Category Archives: strategy+business

Geography is the new black…

Two articles that caught my attention:

Bloomberg’s rally cry for the benefits of Silicon Valley and the power of the networking effect. His article describes how environments and creative talent draw in capital and new ideas. A quick read!

An article on the global ad business and how geography is influencing the buy and sell side.

Go global!global

Interesting book to read – “Rules for Renegades”

I have worked at “big companies” all my life.

First Merrill Lynch & Co, then CBS MarketWatch (while a smallish company, it was still controlled by large media and their vested interests), then Dow Jones and finally now Time Warner.  Despite working at these behemoths, I have always searched for small areas where I could “act like a renegade” at work.

I have always strived to keep a “start up” mentality, challenge the status quo, work to overthrow group think, etc. While its debatable I was ever successful at such folly, it does keep me feeling excited about work in that I can sometimes, in my own small way, make a small difference and infuse my own little cultural syringe into large corporate structures.  Up till now, all the management books I have read on how to not become the establishment, while working for established entities have left me high and dry. Until I came along this little ditty.

“Rules for Renegades” by Christine Comaford-Lynch is one of those little gems that almost convinces you that you can create your own illusion, build power and lead with positive mojo. Alot of little examples from her life that are both inspiring and “self help” in a bullet point format.

Fun, a little quixotic but also an elixir for the those who love working for the big companies but who aspire to move more mountains and get product to market quicker.

MyYahoo becomes Microhoo

Fantastic news in the media/internet space with Microsoft taking a run at Yahoo. and AllThingsD doing a nice job following the trajectory and providing a “so what” to the arch.

No surprise to anyone right? How much longer could investors and companies sit around and watch Yahoo wither?  Such a fantastic property.  Not sure about the investment rationale by Microsoft specifically, but kudos or at least the acknowledgement of making a bold step to own more of the display/search/community play by the folks in WA.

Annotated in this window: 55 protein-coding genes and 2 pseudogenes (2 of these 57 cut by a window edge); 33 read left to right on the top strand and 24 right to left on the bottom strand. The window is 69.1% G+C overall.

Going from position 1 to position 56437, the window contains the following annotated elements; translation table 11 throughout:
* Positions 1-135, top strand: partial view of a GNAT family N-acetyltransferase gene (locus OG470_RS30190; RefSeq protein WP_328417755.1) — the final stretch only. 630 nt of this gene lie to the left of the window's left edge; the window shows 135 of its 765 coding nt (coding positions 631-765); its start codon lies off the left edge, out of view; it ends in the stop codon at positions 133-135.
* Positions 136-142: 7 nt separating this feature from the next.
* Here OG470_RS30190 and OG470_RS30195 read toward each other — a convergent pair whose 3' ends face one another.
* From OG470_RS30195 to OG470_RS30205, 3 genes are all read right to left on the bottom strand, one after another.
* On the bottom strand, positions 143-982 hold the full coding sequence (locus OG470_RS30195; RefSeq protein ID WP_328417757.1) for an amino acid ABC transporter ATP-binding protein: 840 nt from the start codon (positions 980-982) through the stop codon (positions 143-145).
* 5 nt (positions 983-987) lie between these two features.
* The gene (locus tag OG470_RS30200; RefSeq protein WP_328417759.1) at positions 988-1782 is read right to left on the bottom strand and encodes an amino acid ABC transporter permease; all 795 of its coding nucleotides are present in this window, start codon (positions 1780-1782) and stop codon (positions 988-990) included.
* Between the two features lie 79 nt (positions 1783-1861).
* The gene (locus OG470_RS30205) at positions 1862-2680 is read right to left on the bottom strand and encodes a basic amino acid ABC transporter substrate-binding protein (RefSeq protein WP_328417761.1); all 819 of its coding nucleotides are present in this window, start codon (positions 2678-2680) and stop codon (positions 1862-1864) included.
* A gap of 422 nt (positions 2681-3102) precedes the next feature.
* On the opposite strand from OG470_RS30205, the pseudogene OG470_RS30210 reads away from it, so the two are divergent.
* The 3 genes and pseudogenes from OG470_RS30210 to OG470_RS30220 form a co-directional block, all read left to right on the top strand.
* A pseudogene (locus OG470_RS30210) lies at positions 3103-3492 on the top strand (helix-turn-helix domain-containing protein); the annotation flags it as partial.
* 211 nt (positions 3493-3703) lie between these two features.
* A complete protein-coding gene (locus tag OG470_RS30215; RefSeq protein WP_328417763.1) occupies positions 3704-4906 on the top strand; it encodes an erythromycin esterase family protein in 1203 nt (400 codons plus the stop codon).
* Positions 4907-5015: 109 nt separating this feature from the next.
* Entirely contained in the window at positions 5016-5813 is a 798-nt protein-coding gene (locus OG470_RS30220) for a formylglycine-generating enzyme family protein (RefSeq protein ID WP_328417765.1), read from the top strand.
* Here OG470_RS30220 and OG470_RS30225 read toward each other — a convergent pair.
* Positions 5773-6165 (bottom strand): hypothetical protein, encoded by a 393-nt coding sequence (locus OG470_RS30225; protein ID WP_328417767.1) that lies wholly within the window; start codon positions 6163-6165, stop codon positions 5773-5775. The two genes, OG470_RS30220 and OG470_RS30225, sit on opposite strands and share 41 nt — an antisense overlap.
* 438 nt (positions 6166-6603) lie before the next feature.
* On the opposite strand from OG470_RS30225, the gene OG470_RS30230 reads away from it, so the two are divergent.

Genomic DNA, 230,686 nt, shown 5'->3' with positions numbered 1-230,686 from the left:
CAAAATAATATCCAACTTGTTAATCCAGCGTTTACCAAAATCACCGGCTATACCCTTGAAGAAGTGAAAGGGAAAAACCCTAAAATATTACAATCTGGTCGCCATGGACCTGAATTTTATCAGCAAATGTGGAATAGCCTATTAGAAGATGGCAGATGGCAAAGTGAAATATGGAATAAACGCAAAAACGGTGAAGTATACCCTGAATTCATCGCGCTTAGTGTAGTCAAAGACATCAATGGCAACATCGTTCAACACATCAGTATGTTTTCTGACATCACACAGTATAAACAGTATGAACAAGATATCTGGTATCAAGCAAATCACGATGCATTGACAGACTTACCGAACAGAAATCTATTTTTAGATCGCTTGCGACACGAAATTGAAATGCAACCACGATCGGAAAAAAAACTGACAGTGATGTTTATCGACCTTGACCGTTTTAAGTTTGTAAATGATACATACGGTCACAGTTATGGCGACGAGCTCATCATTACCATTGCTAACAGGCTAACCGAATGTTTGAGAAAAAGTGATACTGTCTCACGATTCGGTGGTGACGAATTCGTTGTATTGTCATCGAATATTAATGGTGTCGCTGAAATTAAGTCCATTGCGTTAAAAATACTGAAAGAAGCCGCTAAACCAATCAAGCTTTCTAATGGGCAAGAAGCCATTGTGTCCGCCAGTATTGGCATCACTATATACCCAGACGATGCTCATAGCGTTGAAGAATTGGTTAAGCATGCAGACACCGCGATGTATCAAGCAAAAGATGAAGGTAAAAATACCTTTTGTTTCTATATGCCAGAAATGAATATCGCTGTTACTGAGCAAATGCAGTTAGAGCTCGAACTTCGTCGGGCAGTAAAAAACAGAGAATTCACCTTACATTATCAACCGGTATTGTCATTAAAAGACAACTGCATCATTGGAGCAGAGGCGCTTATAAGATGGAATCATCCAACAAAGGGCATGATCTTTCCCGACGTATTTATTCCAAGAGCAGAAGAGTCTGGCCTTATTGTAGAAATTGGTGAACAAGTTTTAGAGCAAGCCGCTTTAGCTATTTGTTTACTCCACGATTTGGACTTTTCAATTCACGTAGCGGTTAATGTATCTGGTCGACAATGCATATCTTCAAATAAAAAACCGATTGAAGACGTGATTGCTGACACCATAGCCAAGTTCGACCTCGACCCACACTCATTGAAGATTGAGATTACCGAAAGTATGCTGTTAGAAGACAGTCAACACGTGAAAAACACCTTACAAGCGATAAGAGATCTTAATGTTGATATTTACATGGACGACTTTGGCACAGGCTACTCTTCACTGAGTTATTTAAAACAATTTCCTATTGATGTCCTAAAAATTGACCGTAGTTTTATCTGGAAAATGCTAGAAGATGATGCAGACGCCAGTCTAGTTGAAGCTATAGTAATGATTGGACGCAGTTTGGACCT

On a related not, its fun to think of the upcoming combinations as a result of this catalyst.

Not to state the obvious…but $20 on when (not if) Facebook acquires search technology?  They havent acquired Meebo (as I previously posted)….but this seems to be a requirement as they move to become the starting point for users on the web.

Second bet…how many months (i project 12 months), until Google redesigns their search results and starts to incorporate UGC?  Bucket UGC in some form or fashion, figure out a way to sort and filter and it could be used for interest sentiment indicator or other applications?

Tivo for the web?

Interesting article in today’s NYT article “Link by Link” by Noam Cohen.

Article profiles a web advertising filter by the name of “Adblock Plus“.  Built for the Firefox browser, this plug in app has 2.5 million users around the world and is in its infant stages of uptake.  While similar apps have come and gone, this “extreme menace to the online advertising business model” caught my eye as it makes all commerical communication disappear, including Google’s ad words.

While I make my living by finding ways to surface products and services on the web (which in turn may be monetized via ad serving), this obviously caught my attention!    I figured it was a matter of time until someone built an ad-free experience (similar to Tivo).  In the finance vertical, we have all at one time or another looked at the economics of an ad free offering (supported either by a subscription model, or other) as we continually strive to deliver a unique experience to the user.

I believe the average consumer appreciates that quality content has embedded ads to support the costs associatd to produce and thus is undermined by this type of app.  Will sites start serving ads from their own servers to get around this type of app (as the article implies)?  Maybe articles will have embedded products in the text in some form or fashion … (oh, how the editors of sites around the world are scratching their face in horror).

For now, this is just another evolution of the business, and if this takes hold, some one will figure out how to build a revenue stream to support those very large costs with building and deploying quality content.  This may have other dependencies, such as the reliance on Firefox as a browser of choice? If IE7 were to prevent this type of app (as MSFT is not immune to the outcry advertisers might employ if this were to become widespread), would this drive up the value users place on alternative browser experiences?

Speaking of..and tangential at best, what if Facebook, Myspace or other powerful social site were to launch their own browser?  What about Yahoo? Change the dynamics of an IE7 world by providing some type of value add if users of such social sites were to download a new browser?  Attack MSFT’s monopoly?

Read this site, save a $100k..

I was reading Guy Kawasaki’s blog today and came across his article “MBA in a page”.  He linked to a page titled Value Based Management.  Someone spent a lot of time and effort to organize and consolidate every ppt, theory and application from across the business spectrum (marketing, finance, strategy, etc)…ie everything you learned sitting in the classroom at b-school.

If you are looking for a “cheat sheet” or need a refresher on one of those esoteric theorms that are great for .ppt in order to dazzle your boss….here you go.

“Unstoppable” by Chris Zook

If you read Chris Zook’s book “Profit from the Core“…then you may also be interested in his latest “Unstoppable”.